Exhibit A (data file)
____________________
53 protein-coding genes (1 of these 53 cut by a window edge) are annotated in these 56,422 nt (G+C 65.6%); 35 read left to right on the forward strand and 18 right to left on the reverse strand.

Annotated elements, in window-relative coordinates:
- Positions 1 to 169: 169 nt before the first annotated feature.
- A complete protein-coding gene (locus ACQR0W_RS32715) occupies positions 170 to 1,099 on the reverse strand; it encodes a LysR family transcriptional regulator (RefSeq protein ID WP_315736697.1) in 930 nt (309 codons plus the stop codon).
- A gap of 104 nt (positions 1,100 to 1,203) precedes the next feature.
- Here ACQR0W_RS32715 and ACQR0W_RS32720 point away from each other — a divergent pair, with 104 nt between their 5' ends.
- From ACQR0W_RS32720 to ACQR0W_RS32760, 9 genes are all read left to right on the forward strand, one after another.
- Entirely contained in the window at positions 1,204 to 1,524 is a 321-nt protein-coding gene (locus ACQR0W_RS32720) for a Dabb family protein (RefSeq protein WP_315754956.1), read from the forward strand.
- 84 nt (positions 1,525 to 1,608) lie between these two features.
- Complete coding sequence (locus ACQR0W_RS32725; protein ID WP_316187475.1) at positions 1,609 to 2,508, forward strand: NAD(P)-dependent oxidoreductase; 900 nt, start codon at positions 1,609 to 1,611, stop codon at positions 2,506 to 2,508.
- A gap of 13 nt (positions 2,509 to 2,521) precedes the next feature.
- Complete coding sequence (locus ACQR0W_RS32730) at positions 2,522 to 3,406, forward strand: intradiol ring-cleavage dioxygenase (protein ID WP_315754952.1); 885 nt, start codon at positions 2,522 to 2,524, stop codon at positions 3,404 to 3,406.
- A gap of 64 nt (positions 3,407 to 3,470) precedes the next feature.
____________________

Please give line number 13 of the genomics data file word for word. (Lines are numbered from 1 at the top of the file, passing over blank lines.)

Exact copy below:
- A gap of 64 nt (positions 3,407 to 3,470) precedes the next feature.